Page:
In his journal Kierkegaard wrote:

I have just now come from a party where I was its life and soul; witticisms streamed from my lips, everyone laughed and admired me, but I went away — yes, the dash should be as long as the radius of the earth's orbit ——————————— and wanted to shoot myself.

I understood that he has this dilemma in life, in which he can't live consistently. Probably, his existential experience is preventing him from living in peace.

But I am not sure about those implications. Any other possible meanings?

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    Wikipedia claims this is from March 1836 (en.wikiquote.org/wiki/…). I don't know anything about the context of this quote, but it predates all of his published works. – virmaior Aug 27 '16 at 15:18
  • Kierkegaard's journal contains his private notes, if I understand. It was not meant for anybody else's eyes. So why would there be any "message" there? – Ram Tobolski Aug 27 '16 at 20:43
  • @RamTobolski well, in other words, what was he trying to speak out ? – HaneenSu Aug 28 '16 at 7:34
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    @HaneenSu Well, apparently, just that he was (1) deeply depressed, and (2) able to hide it well in company. – Ram Tobolski Aug 28 '16 at 11:08
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    Oscar Wilde observed in De Profundis, which he wrote in Reading Gaol, that "shallowness is the supreme vice"; it seems as though K is making a similar observation. – Mozibur Ullah Aug 31 '16 at 21:48

As the comments indicate, this diary entry was private, and not meant to convey any message, except perhaps a reminder to its author. It is however characteristic of some central themes in Kierkegaard's philosophy (and life). Namely, coming face to face with your own existence, and its meaning or meaninglessness, through crisis and the contemplation of death.

One of the two main characters of Kierkegaard's first published work Either/Or (1843), Johannes the Seducer, also keeps a diary which might very well have contained something like the 1836 entry. In the work the "message" is the progression from hedonistic stage of life, leading through the crisis of meaninglessness and suicidal depressions to a more mature ethical stage. This said, one should be very careful with identifying Kierkegaard's views with any of his characters' and pseudonymous "authors", who often express incompatible and paradoxical views.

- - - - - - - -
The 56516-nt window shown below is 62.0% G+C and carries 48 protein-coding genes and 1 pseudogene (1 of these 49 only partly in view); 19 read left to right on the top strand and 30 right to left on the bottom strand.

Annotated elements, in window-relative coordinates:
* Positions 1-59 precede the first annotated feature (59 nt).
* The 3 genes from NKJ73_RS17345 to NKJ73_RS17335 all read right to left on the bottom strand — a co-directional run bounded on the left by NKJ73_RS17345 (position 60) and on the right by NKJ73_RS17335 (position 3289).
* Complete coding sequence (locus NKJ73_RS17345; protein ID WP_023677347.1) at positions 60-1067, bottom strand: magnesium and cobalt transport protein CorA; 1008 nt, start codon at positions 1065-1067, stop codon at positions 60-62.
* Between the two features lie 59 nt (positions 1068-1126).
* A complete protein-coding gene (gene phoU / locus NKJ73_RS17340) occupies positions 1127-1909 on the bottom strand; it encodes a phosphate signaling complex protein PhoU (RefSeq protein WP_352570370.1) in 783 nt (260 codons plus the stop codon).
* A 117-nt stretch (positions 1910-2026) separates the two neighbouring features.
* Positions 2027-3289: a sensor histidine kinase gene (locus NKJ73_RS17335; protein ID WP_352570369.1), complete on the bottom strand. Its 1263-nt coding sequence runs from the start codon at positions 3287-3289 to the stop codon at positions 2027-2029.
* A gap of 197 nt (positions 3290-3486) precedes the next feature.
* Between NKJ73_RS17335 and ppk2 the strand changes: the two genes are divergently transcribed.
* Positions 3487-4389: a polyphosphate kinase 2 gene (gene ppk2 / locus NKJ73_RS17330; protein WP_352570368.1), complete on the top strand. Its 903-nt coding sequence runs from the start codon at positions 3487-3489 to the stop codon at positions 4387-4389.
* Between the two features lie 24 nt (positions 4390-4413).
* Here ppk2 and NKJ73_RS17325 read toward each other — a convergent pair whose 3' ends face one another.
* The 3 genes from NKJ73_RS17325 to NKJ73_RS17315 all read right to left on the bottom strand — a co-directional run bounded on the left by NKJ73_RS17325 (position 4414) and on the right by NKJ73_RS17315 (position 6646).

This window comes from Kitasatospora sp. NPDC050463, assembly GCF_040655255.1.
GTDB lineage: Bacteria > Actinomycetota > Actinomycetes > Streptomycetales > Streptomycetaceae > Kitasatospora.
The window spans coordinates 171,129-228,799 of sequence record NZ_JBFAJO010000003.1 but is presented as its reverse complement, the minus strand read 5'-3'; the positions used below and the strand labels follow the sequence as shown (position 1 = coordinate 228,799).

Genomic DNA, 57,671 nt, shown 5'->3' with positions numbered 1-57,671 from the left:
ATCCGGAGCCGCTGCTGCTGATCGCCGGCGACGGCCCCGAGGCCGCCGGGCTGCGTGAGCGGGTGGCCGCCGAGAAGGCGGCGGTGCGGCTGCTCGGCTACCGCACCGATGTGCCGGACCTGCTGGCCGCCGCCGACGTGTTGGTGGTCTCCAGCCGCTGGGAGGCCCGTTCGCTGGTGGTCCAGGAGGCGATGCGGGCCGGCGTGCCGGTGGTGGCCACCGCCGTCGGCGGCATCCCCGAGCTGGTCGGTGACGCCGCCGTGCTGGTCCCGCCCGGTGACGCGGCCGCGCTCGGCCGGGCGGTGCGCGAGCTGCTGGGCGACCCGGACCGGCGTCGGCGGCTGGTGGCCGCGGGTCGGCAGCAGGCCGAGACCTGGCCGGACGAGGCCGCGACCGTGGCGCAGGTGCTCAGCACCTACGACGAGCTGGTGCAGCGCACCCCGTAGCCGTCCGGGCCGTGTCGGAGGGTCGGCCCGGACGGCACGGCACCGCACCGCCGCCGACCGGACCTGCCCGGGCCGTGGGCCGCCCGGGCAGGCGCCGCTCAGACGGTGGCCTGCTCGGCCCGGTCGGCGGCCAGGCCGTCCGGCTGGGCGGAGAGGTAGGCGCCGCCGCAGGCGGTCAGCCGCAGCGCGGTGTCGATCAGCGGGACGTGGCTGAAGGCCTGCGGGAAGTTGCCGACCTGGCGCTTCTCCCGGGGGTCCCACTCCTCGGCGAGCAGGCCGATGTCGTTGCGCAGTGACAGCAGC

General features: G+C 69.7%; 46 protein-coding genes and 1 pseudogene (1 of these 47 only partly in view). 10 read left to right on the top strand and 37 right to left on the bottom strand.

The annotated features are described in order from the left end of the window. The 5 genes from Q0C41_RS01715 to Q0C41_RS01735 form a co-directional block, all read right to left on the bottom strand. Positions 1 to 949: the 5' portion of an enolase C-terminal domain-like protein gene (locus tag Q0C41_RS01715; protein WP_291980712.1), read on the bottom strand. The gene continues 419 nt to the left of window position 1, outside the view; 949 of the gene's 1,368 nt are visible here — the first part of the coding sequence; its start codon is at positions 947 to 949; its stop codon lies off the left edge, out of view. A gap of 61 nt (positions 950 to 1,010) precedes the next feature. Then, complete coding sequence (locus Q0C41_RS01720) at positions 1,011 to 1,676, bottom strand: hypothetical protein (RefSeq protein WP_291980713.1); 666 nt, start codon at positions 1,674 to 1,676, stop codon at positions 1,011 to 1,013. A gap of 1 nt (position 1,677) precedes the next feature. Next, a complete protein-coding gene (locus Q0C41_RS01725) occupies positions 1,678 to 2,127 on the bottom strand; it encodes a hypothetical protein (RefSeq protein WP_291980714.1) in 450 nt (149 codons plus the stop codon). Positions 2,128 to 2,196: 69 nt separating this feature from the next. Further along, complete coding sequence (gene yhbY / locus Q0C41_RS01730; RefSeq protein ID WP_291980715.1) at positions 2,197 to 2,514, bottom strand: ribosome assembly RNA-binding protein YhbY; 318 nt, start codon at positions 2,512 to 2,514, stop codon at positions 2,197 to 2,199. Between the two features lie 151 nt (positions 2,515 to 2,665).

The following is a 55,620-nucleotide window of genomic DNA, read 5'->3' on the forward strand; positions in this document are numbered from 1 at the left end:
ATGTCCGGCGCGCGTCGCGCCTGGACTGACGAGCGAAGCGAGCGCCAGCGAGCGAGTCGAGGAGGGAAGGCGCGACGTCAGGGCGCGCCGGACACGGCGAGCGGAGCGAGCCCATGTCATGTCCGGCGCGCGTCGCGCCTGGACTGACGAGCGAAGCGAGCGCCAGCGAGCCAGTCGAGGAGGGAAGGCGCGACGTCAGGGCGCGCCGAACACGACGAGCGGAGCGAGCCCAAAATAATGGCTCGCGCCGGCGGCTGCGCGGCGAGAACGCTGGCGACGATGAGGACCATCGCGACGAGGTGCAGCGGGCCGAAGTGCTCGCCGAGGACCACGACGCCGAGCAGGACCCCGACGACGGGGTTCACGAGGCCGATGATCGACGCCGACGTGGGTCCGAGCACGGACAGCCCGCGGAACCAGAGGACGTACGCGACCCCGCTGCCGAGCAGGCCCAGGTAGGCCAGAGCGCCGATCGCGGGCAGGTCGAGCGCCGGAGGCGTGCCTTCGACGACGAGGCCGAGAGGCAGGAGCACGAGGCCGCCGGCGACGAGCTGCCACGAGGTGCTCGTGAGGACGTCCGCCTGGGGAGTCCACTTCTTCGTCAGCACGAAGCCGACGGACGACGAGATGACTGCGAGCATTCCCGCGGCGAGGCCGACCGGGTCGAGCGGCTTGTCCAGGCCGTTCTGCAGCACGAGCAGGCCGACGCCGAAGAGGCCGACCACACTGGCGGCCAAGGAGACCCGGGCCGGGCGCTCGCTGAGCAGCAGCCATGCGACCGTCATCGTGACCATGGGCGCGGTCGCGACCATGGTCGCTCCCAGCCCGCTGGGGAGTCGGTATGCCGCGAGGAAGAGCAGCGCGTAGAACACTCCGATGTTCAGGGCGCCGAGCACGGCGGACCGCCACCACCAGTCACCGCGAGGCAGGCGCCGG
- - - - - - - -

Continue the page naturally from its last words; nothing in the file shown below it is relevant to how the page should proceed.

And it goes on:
Here is from Watkin's commentary on Johannes the Seducer in Kierkegaard’s View of Death:

"After the party comes the hangover and the dawn of daily life, while the aesthete knows that his recollections are not really immortal but will perish with him. Kierkegaard’s young aesthete therefore lives in a state of suicidal depression punctuated by occasional frantic bursts of pleasure. Because he has become reflective enough to consider the question of the meaning of existence in the light of the fact of death his conclusion that it is meaningless has split him between wanting to live and die at the same time. It is encouraging however, that the young man has reached ‘the final aesthetic life view’ of conscious despair. Those who amble on unreflectively or blaming discontent on external factors are further away from truth than those who face up to their unhappiness and reflect about the meaning of existence."


I read this as a comment on what Sartre would later describe as bad faith. Kierkegaard is seemingly having a wonderful time at the party, but he is like an actor playing a role. He is untrue to his real self. The essential emptiness of the experience leads him to a place of despair. The fact that no one seemed to notice the deception just makes it worse --his friends apparently prefer the fake Kierkegaard to the real one.

Compare this recent music video for a dramatization of a similar situation.


I agree: no message here. No earth-shaking reflection. I think the man wallowed in the attention he received at the party and was displeased with himself for it afterward. Roughly parallel to the mini-depression a man might experience after a romantic interlude.

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